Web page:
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PC: Cleveland Union Terminal

Hmm.  This old Clevelander doubts that there was ever any overhead RAIL on
the Cleveland Union Terminal system.  That system used overhead wire
(catenary) exclusively, and its electric locomotives had normal pantographs.

For the non-Clevelanders:  Cleveland's Union Terminal (aka Terminal Tower;
now Tower City) was opened in 1930 and it forbade the use of steam
locomotives inside the Terminal.  A wholly-owned New York Central
subsidiary, the Cleveland Union Terminal Company, operated the terminal
trackage.  It had an electrified line for a few miles both to the east and
west of the Terminal, and NYC (and other) steam powered passenger trains
would swap their steamers for a CUT motor for the trip into the Terminal and
then, if a through train, swap to another steamer at the other end of the
CUT electrified line.  Passenger trains that did not stop in Cleveland, such
as the "20th Century Limited," did not use the CUT line but took the NYC
"freight" line on the immediate south shore of Lake Erie, the route now used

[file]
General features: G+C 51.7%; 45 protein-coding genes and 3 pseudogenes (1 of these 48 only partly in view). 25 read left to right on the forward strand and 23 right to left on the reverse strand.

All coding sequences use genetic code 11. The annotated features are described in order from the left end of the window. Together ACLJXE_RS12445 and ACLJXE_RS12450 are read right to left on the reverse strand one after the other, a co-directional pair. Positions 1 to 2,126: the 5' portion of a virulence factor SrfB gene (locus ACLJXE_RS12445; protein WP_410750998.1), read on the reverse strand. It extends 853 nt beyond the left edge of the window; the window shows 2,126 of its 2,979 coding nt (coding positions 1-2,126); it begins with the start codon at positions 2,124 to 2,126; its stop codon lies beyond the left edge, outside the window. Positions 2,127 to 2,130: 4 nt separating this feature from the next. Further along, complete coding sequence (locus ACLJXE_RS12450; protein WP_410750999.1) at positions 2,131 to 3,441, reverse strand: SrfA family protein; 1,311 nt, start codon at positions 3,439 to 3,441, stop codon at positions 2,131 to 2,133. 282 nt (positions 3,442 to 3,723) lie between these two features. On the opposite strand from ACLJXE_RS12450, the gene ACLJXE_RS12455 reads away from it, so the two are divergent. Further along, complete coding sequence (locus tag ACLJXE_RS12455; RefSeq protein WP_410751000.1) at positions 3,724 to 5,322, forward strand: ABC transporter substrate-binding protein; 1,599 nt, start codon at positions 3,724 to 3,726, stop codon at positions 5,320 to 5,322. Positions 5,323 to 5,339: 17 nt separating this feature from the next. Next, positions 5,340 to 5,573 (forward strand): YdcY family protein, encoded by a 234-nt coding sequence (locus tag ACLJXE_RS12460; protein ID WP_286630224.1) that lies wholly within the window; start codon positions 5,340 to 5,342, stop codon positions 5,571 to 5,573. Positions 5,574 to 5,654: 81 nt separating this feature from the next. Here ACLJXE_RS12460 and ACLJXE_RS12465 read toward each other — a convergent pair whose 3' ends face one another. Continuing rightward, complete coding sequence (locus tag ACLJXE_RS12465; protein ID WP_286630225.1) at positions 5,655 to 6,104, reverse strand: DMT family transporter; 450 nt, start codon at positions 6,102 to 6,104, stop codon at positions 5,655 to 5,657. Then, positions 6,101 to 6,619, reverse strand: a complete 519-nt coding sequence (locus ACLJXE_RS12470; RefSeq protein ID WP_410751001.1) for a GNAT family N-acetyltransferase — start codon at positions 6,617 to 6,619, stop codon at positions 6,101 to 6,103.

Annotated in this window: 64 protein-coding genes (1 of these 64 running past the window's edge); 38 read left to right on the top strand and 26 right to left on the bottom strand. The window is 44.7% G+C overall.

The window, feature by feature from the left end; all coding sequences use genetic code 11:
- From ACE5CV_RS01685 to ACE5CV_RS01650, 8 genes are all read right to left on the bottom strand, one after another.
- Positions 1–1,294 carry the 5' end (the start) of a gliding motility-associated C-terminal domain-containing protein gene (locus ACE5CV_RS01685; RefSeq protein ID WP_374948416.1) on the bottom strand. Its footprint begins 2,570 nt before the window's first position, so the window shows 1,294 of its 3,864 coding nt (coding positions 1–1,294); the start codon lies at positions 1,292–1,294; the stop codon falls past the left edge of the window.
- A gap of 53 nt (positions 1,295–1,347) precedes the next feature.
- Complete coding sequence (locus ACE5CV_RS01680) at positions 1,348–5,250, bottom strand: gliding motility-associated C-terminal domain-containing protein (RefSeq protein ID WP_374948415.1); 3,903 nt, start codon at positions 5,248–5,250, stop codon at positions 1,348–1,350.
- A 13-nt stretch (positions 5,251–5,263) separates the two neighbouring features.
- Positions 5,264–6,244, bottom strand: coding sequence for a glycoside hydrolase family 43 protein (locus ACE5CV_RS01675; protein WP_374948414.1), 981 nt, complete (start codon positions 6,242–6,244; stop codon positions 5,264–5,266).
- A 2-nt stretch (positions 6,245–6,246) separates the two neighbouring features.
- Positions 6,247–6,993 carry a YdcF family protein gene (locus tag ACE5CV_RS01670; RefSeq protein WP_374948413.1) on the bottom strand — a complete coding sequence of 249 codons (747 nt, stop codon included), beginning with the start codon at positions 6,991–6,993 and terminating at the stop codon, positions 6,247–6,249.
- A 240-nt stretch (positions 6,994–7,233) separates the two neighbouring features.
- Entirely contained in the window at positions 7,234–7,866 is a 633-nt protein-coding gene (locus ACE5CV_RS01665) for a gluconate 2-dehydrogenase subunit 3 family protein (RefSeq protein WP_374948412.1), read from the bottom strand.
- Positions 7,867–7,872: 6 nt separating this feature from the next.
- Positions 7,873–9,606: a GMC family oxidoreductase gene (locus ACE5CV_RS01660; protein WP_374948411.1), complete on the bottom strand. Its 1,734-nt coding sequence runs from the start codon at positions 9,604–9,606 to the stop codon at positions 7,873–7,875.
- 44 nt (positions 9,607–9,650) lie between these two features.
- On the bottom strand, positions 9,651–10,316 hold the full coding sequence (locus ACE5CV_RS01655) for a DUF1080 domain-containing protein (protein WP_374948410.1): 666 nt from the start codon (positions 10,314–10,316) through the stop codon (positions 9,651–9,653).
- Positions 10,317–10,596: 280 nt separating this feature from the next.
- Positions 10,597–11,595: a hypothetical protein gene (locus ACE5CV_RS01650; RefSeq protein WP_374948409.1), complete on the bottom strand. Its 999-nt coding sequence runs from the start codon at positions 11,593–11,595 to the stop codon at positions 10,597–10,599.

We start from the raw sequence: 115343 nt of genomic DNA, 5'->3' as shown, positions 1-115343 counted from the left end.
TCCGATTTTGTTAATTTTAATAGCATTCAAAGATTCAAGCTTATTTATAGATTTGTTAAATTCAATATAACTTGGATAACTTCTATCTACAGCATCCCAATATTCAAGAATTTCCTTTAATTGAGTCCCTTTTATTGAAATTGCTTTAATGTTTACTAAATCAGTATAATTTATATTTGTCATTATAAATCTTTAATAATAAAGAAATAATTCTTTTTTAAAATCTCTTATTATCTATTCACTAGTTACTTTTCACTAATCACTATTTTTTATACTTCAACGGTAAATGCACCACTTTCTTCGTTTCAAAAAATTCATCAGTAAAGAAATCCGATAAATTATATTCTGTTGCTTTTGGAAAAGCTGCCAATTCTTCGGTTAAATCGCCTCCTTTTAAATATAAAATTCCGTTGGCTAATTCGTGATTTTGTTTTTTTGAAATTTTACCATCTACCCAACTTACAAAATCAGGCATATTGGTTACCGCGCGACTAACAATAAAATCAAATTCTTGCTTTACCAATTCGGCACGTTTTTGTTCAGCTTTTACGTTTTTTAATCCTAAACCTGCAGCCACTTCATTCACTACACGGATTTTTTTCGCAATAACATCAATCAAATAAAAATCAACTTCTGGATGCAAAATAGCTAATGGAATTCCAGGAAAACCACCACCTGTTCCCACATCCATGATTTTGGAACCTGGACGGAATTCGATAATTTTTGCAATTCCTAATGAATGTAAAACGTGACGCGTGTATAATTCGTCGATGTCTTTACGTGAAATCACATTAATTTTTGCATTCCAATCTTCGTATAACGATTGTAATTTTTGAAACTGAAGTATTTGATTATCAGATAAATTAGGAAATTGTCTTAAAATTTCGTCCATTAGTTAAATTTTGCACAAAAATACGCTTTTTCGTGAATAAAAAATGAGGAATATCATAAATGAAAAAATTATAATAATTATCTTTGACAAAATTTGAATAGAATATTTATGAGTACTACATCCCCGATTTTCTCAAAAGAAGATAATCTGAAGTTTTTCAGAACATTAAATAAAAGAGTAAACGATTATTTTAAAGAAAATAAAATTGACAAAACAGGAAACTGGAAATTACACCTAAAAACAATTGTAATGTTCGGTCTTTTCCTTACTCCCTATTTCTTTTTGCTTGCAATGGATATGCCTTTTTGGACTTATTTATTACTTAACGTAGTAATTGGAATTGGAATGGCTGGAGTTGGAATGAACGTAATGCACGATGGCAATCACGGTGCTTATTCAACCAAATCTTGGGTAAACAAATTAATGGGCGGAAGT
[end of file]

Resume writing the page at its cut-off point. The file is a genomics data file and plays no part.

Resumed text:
by Amtrak's "Lake Shore Limited" and on which Amtrak's Cleveland station is
located.  The CUT also operated a few Geeps, lettered "Cleveland Union
Terminal." The need for electric operation dropped rapidly after the Second
World War with the progressive introduction of diesels, and CUT's electric
operation stopped and the wires were taken down in 1953 -- but the last time
I checked (about 1987) the catenary supports were all in place still!  The
motors were transferred to Harmon, rebuilt for third-rail operation, and
continued on into Penn Central days.  CUT as a company soldiered on and I
assume, but do not know, that it fully merged into Penn Central.

Philip.Kuhl -AT- ping.be

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